As was mentioned by my colleague already sometime ago, Blackstratblues is Warren Mendonsa, former axeman for the pioneers of Indian Alternative Rock, Zero, who remain to this day a staple for most rock bands at small concerts around the country (I say small because rock concerts are always almost small in India). I was at this gig in college a month ago, and the band (a local Hyderabad outfit) played “Not My Kind of Girl” and the crowd went absolutely berserk. Not that many people knew the song or band. They just did for some reason. Zero made that kind of songs.
Coming back to the subject at hand (and apologies for the meandering) Warren Mendonsa went off to New Zealand, and because he couldn’t stay still (which turns out to be a very good thing as you will hear), he came up with this, the first Blackstratblues solo album. It is basically Warren on the lead guitar as the main starring attraction, ably supported by the backing tracks, the album being purely instrumental, and no vocals. The album is up for free download too, so you can jump there directly and get the whole thing, after you are done with this. I might as well spoil the suspense and tell you straightaway that this sounds right.
This was my first exposure to Blackstratblues (i.e. solo Warren) and on hearing the intro (Incense) my first thought was that he had decided to go all Joe Satriani and Steve Vai-ish on us. The timbre of the guitar was what gave me such thoughts. Indeed “Soar the Sky” reminds me strongly of “Always with me, always with you”, what with the soft backing track and slow, strongly melodious, calculated and virtuoso lead tracks on the top of it. Oh, and it is a lovely track too, more importantly. The only way to listen to this music is to have a strong single malt whisky like Glenlivet or Black Label (no, no Jack Daniels, no bourbon) on the rocks in one hand near the sea beach and to be sitting in a rocking chair peacefully. If the sea beach is not possible, we can all at least try for the other two things. If the single malt is not available try Old Monk rum, which is as good, but don’t try more than a quart in a single sitting.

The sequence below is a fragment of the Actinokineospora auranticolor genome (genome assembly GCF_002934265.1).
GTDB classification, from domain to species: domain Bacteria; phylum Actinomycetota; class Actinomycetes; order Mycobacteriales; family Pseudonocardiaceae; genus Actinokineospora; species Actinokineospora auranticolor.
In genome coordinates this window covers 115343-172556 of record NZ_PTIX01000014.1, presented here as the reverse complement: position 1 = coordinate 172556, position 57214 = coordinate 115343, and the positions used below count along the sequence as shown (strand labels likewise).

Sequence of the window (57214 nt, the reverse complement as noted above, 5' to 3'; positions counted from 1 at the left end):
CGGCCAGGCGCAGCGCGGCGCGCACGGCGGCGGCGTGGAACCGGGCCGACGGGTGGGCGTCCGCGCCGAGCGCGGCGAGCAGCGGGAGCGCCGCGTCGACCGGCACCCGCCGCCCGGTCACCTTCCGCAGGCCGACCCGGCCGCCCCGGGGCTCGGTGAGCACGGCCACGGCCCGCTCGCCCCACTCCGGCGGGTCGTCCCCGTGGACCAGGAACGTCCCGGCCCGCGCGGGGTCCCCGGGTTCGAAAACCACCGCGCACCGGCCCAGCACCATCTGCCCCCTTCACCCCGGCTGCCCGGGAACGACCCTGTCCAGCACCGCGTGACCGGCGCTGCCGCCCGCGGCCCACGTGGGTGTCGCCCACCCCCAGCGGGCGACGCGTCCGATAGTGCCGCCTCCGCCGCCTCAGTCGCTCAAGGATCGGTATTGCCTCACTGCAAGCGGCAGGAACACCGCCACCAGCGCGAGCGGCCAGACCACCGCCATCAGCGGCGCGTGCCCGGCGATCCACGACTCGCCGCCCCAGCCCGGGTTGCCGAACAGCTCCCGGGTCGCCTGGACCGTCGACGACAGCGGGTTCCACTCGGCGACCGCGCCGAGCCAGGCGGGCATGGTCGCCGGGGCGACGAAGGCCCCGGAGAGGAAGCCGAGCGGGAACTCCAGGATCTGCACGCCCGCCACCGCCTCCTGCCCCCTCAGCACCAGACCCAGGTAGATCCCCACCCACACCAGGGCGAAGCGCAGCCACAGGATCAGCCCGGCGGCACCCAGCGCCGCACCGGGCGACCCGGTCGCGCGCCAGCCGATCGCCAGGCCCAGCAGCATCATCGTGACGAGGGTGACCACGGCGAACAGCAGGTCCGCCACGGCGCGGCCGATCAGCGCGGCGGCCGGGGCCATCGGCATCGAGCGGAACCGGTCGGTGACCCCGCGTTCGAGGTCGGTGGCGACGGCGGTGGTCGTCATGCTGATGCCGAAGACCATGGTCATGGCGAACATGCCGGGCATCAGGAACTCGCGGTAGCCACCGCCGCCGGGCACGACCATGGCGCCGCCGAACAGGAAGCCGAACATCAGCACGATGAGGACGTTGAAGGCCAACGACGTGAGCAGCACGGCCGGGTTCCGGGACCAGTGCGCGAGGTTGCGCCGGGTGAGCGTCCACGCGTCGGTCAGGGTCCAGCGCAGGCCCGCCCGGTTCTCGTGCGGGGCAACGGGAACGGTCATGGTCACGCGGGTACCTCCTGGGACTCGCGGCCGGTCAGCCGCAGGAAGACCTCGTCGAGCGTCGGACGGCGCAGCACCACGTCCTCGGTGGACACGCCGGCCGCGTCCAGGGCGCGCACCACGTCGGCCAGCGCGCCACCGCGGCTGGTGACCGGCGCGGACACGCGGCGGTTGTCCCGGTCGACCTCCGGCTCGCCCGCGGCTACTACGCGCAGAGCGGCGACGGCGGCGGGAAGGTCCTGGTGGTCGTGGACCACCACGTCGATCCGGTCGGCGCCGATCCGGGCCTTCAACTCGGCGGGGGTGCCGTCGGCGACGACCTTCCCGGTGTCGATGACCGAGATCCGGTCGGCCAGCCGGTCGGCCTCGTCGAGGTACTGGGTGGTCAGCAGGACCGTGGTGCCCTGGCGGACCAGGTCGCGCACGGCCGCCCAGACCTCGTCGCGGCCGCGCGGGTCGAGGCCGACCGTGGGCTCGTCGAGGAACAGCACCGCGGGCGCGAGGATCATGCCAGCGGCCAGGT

Coming back to the subject (apologies again for the diversion), its not purely a Satch-Vai guitar wank-fest, far from it. The Indian music sensibilities rear their orgasmic head on “Anuva’s Sky”. The aptly titled “Blues for Gary” starts off at a very bluesy pace, and I start enjoying the diversity on an album which, I would like to remind you, consists solely of a guy on a guitar, with a history of pelting hard rock solos on numbers like “PSP 12”. Warren was still not satisfied with the number of genres he had mixed and assimilated within the space of 20 minutes or so, therefore we end up with “A Weekend with you” a soft jazz guitar track, at which point I feel sweet drowsiness taking over me, what with the whisky and breeze and the smell of rain outside my room. Talk about romantic. As soon as I get off my lazy ass and make a girlfriend I am gonna make love to this one. My favorite track is still to come though, not before the album’s pace picks up with “The Cat and The Fiddle” a fun track which I largely ignore, since the mood change is too abrupt and not to my liking. “Bombay Rain” starts off with one the smoothest guitar parts I have ever heard, its trance-y and ambient-y and all sort of other things which I can’t describe, would rather not put in words. Highly recommended. Flawless album.
Recommended Songs: – All of ‘em.